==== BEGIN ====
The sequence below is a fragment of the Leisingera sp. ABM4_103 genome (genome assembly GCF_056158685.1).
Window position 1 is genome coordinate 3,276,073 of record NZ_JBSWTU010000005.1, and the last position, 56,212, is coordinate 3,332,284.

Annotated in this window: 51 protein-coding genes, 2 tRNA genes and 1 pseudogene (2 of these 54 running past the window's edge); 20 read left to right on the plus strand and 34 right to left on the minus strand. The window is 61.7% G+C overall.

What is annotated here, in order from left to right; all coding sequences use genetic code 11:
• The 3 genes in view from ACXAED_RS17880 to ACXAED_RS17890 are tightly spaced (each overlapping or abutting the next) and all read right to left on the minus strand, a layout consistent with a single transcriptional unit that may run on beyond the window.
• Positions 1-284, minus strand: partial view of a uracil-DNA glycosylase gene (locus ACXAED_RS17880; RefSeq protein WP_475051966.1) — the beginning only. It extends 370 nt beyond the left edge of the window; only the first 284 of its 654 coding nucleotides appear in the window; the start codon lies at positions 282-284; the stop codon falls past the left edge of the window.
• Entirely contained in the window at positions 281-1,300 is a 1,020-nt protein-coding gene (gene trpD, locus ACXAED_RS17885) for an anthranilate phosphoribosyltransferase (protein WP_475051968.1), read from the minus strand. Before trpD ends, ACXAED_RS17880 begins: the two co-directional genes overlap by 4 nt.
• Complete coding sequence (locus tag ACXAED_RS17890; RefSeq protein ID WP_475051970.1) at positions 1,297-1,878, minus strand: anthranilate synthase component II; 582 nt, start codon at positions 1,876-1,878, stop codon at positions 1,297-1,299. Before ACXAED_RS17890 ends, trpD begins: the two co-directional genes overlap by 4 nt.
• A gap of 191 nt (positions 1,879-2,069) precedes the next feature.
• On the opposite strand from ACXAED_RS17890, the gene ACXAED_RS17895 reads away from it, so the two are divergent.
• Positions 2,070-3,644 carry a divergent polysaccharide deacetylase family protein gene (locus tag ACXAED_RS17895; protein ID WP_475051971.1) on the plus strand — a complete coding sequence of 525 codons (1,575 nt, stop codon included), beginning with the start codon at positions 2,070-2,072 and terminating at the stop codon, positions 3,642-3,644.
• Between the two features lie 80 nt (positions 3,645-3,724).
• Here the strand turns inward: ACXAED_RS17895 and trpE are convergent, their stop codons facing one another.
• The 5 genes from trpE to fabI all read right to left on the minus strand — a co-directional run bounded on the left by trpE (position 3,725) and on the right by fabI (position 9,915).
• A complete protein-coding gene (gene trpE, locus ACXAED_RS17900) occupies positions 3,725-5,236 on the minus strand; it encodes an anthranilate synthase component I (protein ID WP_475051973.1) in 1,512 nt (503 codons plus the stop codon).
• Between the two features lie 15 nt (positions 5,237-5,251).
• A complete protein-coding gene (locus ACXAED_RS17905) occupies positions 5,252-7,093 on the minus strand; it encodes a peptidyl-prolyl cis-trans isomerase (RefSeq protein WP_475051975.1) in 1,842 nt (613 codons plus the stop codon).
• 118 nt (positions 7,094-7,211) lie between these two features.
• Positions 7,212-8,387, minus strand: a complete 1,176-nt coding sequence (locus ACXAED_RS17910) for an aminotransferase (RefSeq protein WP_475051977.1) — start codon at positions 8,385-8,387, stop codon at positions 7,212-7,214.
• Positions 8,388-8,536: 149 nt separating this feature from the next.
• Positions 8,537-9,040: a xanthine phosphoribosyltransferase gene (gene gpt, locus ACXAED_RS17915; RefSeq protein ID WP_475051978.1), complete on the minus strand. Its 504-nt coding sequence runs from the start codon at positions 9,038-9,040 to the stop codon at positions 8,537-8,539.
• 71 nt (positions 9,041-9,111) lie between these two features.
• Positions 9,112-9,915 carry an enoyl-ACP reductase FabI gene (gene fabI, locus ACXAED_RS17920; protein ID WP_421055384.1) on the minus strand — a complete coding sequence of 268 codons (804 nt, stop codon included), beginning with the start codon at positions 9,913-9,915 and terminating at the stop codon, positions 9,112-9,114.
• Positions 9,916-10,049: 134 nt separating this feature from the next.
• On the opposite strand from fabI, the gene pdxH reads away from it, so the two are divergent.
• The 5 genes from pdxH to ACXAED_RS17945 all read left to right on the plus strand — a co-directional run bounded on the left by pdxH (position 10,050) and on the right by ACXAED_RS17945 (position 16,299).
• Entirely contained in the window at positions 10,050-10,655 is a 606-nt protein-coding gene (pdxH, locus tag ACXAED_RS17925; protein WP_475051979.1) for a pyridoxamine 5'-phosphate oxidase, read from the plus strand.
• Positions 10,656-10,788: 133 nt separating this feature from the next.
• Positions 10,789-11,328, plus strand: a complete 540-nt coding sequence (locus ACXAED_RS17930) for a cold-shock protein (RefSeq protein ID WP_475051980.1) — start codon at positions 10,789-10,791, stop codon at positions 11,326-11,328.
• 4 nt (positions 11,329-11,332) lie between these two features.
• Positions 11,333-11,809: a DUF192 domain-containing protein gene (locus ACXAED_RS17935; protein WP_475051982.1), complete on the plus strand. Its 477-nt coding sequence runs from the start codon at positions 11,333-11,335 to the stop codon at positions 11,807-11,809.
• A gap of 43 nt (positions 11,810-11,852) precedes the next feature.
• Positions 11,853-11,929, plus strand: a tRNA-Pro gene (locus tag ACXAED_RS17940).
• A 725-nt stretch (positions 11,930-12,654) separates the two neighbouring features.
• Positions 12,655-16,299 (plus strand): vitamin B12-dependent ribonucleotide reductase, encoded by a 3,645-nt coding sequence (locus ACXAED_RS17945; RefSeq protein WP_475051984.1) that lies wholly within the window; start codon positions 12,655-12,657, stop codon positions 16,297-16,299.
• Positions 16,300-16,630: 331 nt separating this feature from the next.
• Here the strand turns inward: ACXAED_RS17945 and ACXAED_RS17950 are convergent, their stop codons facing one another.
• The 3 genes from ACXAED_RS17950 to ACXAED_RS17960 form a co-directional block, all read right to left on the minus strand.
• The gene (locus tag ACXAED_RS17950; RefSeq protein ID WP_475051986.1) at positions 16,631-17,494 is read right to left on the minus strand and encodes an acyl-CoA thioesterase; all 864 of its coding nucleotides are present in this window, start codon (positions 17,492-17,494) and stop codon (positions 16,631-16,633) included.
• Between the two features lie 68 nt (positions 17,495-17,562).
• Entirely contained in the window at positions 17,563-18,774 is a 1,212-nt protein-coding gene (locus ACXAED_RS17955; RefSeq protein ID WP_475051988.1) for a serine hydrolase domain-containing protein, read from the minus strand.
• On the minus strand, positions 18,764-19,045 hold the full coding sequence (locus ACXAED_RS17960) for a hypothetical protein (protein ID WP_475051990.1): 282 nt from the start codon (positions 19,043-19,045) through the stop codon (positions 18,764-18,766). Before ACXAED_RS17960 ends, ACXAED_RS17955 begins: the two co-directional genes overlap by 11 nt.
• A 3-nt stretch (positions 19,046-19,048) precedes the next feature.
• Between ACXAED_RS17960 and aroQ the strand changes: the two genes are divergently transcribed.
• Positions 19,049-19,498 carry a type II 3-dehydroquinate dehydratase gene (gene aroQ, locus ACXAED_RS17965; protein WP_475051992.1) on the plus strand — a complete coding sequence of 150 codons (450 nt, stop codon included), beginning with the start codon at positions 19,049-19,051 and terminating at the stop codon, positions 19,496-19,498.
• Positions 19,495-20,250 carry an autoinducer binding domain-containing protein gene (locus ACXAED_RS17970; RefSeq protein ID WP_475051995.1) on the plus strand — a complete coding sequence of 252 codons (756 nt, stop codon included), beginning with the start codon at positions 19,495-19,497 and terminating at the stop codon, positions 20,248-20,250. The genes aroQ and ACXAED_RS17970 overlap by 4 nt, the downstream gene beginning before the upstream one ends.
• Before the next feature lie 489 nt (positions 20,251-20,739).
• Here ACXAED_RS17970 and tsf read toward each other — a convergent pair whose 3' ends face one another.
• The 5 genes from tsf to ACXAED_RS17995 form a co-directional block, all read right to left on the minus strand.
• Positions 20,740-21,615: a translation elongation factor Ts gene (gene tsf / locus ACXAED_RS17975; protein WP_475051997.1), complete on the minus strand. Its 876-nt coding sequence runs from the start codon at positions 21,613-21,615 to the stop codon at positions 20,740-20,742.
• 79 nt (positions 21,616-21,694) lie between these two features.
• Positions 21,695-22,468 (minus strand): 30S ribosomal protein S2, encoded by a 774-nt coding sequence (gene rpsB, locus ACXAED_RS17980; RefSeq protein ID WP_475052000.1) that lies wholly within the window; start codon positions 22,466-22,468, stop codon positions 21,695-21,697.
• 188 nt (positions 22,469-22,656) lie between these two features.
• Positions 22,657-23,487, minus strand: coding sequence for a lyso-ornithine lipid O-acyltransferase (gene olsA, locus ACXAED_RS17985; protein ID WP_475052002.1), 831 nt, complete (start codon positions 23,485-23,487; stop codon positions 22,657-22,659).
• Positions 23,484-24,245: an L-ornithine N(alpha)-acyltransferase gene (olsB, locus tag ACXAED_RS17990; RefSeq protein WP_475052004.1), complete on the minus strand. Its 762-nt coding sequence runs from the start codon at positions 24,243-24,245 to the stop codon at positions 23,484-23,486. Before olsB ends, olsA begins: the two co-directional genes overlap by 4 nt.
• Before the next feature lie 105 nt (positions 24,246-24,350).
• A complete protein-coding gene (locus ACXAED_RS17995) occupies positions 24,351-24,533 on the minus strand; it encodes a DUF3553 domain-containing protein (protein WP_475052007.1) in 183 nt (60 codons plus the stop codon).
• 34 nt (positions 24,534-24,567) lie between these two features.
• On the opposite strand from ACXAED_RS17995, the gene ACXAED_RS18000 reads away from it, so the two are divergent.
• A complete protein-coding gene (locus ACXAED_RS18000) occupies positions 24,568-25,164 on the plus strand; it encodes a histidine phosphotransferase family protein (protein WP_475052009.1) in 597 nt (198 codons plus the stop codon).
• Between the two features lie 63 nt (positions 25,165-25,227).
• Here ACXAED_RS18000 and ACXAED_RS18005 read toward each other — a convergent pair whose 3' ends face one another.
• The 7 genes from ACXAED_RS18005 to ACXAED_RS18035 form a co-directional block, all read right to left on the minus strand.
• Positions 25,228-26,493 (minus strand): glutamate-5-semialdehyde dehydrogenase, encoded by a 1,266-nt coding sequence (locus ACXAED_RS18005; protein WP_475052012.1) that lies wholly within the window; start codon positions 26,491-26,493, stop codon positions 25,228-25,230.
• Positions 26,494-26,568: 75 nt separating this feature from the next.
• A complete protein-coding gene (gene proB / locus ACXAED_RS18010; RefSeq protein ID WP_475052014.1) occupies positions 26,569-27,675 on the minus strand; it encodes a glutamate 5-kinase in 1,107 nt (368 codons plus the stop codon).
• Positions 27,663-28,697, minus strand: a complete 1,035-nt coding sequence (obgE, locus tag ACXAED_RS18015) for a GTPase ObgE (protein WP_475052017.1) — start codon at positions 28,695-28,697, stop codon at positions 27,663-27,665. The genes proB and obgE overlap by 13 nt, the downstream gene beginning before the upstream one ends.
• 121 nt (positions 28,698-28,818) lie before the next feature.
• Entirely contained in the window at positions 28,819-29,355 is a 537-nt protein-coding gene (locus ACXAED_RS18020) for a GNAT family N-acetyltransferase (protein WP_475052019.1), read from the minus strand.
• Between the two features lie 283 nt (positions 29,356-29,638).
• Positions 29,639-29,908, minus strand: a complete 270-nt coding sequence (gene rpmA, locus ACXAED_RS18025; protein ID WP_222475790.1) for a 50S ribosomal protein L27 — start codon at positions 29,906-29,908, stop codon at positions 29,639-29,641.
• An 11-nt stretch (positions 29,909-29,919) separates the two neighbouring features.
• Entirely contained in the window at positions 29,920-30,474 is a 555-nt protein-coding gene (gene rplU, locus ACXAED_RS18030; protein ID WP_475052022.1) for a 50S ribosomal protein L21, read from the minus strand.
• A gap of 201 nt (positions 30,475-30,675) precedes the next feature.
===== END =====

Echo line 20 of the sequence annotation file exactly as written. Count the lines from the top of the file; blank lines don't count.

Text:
• Positions 8,388-8,536: 149 nt separating this feature from the next.